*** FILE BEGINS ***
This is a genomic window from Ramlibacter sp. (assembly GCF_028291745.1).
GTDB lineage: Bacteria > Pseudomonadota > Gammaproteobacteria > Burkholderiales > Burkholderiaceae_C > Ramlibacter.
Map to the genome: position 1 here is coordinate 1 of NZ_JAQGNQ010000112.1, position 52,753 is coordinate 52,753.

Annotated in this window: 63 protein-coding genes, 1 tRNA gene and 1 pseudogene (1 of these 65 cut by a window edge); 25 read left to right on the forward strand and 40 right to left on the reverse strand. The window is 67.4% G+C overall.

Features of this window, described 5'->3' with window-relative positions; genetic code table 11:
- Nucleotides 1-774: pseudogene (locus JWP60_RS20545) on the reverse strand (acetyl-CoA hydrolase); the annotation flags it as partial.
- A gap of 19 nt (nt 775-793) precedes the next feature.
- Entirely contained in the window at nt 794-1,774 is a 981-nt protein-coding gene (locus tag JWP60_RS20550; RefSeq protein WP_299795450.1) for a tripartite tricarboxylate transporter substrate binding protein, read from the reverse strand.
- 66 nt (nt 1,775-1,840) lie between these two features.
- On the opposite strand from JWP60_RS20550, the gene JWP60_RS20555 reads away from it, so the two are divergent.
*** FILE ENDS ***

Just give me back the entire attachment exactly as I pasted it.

This is a genomic window from Ramlibacter sp. (assembly GCF_028291745.1).
GTDB lineage: Bacteria > Pseudomonadota > Gammaproteobacteria > Burkholderiales > Burkholderiaceae_C > Ramlibacter.
Map to the genome: position 1 here is coordinate 1 of NZ_JAQGNQ010000112.1, position 52,753 is coordinate 52,753.

Annotated in this window: 63 protein-coding genes, 1 tRNA gene and 1 pseudogene (1 of these 65 cut by a window edge); 25 read left to right on the forward strand and 40 right to left on the reverse strand. The window is 67.4% G+C overall.

Features of this window, described 5'->3' with window-relative positions; genetic code table 11:
- Nucleotides 1-774: pseudogene (locus JWP60_RS20545) on the reverse strand (acetyl-CoA hydrolase); the annotation flags it as partial.
- A gap of 19 nt (nt 775-793) precedes the next feature.
- Entirely contained in the window at nt 794-1,774 is a 981-nt protein-coding gene (locus tag JWP60_RS20550; RefSeq protein WP_299795450.1) for a tripartite tricarboxylate transporter substrate binding protein, read from the reverse strand.
- 66 nt (nt 1,775-1,840) lie between these two features.
- On the opposite strand from JWP60_RS20550, the gene JWP60_RS20555 reads away from it, so the two are divergent.